“Edgar Bergen is not a party to this suit. The plaintiffs are Charlie McCarthy and Mortimer Snerd.”
“Shari Lewis is not a party to this suit. The plaintiffs are Lamb Chop and Charlie Horse.”
“Jeff Dunham is not a party to this suit. The plaintiffs are Walter and Achmed the Dead Terrorist.”
Hmm. Do we sound silly?
Edgar Bergen, Shari Lewis, and Jeff Dunham are famous ventriloquists. Charlie McCarthy, Mortimer Snerd, Lamb Chop, Charlie Horse, Walter, and Achmed are some of their most popular puppets. Needless to say, the dummies don't speak for themselves.
If Charlie McCarthy went to court, you can bet that Edgar Bergen would be there with him. And the same holds true for the artificial alter egos of Lewis and Dunham.
Like ventriloquists, attorneys speak for their clients, often dictating what they do or don't say on their own. They're not called mouthpieces for nothing.
Still, for the act to work, the observer has to be willing to suspend disbelief and the ventriloquist/attorney has to have a modicum of skill.
If attorney Mark Hurt were playing vaudeville, he'd have gotten the hook by now.
Hurt filed a whistleblower lawsuit in Virginia federal court against Purdue Pharma, maker of painkiller OxyContin, in 2005. His client was Mark Radcliffe, a former sales representative and district manager for the company. The case was dismissed for failure to plead fraud with sufficient particularity.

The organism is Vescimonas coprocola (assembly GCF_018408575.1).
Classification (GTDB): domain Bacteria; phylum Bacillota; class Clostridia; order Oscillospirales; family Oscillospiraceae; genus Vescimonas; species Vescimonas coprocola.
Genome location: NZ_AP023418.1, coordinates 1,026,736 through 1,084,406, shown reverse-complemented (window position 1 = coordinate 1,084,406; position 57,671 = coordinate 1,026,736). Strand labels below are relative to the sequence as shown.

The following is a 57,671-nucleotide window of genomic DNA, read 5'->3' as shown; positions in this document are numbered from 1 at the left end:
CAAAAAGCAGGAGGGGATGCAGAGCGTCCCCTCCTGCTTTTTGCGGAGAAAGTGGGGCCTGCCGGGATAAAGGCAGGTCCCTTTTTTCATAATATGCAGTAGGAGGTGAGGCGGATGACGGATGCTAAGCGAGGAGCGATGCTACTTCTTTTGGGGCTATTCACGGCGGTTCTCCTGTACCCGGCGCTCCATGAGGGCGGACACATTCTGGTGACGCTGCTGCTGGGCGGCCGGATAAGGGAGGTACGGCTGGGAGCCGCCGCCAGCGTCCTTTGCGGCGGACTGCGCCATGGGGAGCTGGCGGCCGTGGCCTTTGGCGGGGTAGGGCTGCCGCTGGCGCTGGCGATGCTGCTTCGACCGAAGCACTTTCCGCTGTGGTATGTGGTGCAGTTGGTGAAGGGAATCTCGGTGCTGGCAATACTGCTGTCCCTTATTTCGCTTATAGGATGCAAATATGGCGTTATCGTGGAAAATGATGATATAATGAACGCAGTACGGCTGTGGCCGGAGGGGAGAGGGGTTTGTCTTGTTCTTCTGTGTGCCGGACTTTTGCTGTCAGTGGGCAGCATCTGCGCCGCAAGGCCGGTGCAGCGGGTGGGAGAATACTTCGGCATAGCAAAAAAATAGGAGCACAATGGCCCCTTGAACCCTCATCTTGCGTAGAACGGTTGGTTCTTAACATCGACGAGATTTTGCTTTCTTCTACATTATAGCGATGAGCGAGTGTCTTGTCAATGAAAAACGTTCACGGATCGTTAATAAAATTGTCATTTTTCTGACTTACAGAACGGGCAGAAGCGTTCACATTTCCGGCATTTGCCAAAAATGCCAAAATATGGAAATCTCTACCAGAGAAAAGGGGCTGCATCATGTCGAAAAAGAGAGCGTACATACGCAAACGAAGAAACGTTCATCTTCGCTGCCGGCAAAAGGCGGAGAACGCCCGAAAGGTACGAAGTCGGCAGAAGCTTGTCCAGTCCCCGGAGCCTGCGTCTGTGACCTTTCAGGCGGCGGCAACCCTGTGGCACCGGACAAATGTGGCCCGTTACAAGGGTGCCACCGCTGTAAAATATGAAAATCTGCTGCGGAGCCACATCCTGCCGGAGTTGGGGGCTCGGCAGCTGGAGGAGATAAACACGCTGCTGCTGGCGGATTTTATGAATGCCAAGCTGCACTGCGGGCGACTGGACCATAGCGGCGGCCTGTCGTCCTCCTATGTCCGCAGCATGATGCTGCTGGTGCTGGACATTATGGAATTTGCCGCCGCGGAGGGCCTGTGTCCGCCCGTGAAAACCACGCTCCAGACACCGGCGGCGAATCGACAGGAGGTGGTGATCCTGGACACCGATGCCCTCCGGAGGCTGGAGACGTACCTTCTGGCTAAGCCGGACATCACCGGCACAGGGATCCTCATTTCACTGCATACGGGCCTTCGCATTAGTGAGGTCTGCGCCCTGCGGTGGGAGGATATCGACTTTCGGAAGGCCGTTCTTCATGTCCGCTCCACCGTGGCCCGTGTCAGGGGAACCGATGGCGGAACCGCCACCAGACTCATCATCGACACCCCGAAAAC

Five years later, Hurt filed a nearly identical suit. His clients this time were Radcliffe's wife and a former subordinate. This case also was dismissed.
Following dismissal, Purdue Pharma moved to have Hurt and his clients pay the company's $850,000 legal bill.
Dressed in top hat and tails and sporting a monocle, snarky Charlie McCarthy often got the best of Edgar Bergen in their verbal exchanges, which frequently concluded with Charlie demanding of the puppeteer, “Who's the dummy now?”
Mark Hurt might want to ask himself the same thing.